In all likelihood, he’d be the top available outfielder and leading your position group tends to pay well in free agency.
As for Syndergaard, based on the timing of his return, the Mets priorities, and the comments from Alderson, I suspect he’ll be a free agent when the 2021 World Series comes to an end. And, hey, I wouldn’t mind dreaming on Thor in Chicago. We know they targeted him a long time ago. Who knows?
Cardinals Push Back Mikolas
The St. Louis Cardinals have pushed back Miles Mikolas’ first start of the spring, and they’re doing their best to make it known that their concern is “very low.” HOWEVA … whether it was all an abundance of “caution” or not, the fact is Mikolas, 32, hasn’t thrown a competitive inning since September … 2019 and was supposed to pitch today, but didn’t.
To count on him for a full, effective series of starts in 2021 would be a huge mistake. The Cardinals have a bevy of familiar options to replace Mikolas in the short-term (Alex Reyes, Daniel Ponce de Leon, John Gant, Carlos Martinez), but those guys were already battling for a rotation spot (and each has his warts). And it’s not like Adam Wainwright, 39, is some virtual lock for productivity.
All of which is a long-winded way of saying … when do they bite the bullet and sign Jake Odorizzi?
Funny enough, it’s the Cubs, not the Cardinals, listed as one of the teams who could stand to benefit most by the addition of Jake Odorizzi (according to FanGraphs), but I wouldn’t hold your breath. St. Louis makes plenty of sense and they’re definitely still going for it in 2021. The progress of Mikolas over these next few days/weeks could inform that pursuit.
Odds and Ends:
• At FanGraphs, Dan Szymborski reconfigured his ZiPS forecast model to fit into a variety of postseason types (the current version, the 2020 16-team version, a 14-team postseason, a four-team postseason, and the old-school World Series rules from before 1969). The goal was to find a playoff format that best incentivized improving by one additional win and whaddayaknow? The current version is one of the most reasonable configurations. Of course, we’re likely to get expansion in the near future, so the league will have to take care not to ruin the incentives of each team.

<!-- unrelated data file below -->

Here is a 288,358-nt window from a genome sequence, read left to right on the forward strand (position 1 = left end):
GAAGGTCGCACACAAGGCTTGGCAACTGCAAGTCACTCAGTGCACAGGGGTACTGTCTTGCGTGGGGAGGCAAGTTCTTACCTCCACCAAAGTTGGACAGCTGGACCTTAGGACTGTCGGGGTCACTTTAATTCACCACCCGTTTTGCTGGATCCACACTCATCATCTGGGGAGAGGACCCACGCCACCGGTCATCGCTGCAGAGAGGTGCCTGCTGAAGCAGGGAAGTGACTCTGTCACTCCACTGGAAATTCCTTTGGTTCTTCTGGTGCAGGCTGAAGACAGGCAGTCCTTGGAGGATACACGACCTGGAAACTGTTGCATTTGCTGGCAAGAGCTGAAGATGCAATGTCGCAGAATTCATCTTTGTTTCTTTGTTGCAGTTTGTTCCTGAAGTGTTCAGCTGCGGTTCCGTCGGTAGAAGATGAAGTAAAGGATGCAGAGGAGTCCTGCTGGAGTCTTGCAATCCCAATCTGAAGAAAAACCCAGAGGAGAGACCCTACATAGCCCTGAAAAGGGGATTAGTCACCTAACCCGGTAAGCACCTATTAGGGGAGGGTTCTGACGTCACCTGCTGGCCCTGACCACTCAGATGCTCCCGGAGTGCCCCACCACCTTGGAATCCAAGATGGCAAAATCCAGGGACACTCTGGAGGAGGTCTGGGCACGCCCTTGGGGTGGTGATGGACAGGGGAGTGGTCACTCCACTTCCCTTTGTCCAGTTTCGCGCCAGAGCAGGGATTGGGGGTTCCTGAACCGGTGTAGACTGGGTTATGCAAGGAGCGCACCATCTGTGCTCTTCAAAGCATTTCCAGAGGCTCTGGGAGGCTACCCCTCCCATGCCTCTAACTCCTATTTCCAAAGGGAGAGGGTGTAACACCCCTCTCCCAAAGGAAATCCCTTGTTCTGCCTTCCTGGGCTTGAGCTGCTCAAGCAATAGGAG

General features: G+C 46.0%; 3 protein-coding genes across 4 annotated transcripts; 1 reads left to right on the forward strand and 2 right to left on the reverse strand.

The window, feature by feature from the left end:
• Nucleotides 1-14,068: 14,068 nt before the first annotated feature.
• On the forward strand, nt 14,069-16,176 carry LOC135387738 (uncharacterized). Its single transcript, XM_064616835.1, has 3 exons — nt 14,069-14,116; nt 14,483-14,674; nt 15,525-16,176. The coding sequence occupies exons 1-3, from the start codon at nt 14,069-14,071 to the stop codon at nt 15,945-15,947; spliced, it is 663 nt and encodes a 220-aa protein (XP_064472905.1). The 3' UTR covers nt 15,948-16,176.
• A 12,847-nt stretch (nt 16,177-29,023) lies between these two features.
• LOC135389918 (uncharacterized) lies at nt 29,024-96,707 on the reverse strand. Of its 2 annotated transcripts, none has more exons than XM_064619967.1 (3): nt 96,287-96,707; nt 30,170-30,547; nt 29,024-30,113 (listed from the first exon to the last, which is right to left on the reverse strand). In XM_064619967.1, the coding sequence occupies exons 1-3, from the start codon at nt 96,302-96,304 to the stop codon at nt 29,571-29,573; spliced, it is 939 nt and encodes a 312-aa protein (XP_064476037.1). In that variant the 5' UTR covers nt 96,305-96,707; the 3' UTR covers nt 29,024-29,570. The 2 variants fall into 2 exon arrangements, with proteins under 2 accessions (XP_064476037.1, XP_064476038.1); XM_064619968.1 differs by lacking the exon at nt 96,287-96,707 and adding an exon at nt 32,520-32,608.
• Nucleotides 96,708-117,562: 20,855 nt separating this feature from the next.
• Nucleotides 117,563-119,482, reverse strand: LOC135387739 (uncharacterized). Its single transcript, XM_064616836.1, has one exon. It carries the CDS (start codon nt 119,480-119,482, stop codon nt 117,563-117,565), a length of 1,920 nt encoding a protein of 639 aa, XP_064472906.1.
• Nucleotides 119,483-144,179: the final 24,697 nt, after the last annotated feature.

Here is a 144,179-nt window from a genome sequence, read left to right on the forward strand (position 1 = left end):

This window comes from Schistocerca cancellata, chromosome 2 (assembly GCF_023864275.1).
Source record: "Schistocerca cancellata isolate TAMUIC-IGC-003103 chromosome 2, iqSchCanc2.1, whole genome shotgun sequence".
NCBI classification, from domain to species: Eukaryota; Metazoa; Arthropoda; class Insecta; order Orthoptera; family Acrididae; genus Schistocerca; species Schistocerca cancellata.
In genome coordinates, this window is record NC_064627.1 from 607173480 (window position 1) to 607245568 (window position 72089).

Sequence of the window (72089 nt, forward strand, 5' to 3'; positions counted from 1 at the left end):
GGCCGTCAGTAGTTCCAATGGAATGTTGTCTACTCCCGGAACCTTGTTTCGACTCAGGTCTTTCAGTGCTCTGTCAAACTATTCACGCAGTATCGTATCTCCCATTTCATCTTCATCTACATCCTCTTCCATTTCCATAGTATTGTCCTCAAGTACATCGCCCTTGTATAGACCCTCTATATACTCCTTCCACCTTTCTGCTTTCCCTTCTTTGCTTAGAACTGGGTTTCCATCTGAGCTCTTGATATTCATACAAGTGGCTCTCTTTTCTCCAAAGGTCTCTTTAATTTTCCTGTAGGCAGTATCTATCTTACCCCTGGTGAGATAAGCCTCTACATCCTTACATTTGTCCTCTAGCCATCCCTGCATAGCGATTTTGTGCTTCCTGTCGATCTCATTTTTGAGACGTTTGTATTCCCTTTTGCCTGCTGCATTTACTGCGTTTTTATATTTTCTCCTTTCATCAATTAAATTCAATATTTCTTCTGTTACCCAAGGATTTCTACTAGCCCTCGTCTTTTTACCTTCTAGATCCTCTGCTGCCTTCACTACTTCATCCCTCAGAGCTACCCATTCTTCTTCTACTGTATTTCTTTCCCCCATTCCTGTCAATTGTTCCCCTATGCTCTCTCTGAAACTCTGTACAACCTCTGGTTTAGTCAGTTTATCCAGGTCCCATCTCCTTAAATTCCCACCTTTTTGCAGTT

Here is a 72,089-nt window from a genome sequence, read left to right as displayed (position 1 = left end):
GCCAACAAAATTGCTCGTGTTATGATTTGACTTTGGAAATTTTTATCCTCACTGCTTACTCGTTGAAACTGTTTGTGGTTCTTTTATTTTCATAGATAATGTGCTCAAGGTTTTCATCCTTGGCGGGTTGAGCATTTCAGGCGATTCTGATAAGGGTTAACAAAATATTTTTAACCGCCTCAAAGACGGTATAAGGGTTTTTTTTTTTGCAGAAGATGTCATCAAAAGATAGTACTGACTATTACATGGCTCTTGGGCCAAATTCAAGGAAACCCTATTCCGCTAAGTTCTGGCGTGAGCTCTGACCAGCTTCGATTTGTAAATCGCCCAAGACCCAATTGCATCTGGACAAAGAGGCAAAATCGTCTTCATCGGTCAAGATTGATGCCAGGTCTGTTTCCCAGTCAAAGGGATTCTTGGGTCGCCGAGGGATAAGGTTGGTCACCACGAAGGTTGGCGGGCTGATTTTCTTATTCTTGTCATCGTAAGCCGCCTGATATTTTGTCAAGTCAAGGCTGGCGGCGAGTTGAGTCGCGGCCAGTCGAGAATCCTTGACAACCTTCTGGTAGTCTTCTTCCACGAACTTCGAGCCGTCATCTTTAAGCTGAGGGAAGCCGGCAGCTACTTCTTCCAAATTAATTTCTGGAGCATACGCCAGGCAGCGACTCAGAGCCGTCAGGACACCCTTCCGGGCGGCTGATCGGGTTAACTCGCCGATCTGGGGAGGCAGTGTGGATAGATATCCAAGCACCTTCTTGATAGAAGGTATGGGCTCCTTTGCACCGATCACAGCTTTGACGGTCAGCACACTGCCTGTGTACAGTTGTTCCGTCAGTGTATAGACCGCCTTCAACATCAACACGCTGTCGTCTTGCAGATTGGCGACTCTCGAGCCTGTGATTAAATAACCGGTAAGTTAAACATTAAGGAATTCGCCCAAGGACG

• The Atlanta Braes are the only publicly traded team in MLB, which means they are the only team into which we can discern a specific financial picture. And to that end, it’s worth noting that the team accounted for a $49 million operating loss in 2020 (before depreciation and amortization). Considering the Cubs expected gate numbers and newly minted TV Network, you can probably assume their losses were higher than that. That’s not to excuse any of their decisions (either in the past or forthcoming), but some hard numbers and a little context is nice.
• Albert Almora Jr. in Mets gear is weird.
"I think change is good."
Albert Almora Jr. reflects on joining the Mets as a free agent after eight seasons in the Cubs organization — the only other one he's known. pic.twitter.com/uGRsg3Hnh2
— Anthony DiComo (@AnthonyDiComo) February 28, 2021
• Trey Mancini has undergone quite a journey over these past few years, from relative obscurity, to Orioles star, to battling cancer. Dan Connolly has the details at The Athletic.
I began reporting this story 1 year ago, a profile on the #Orioles best player. Then @TreyMancini learned he had Stage 3 cancer. The story changed. Lives changed. 20 interviews later, Mancini’s back playing. His saga, told by those who’ve lived it: https://t.co/IDDTLGofks
— Dan Connolly (@danconnolly2016) March 1, 2021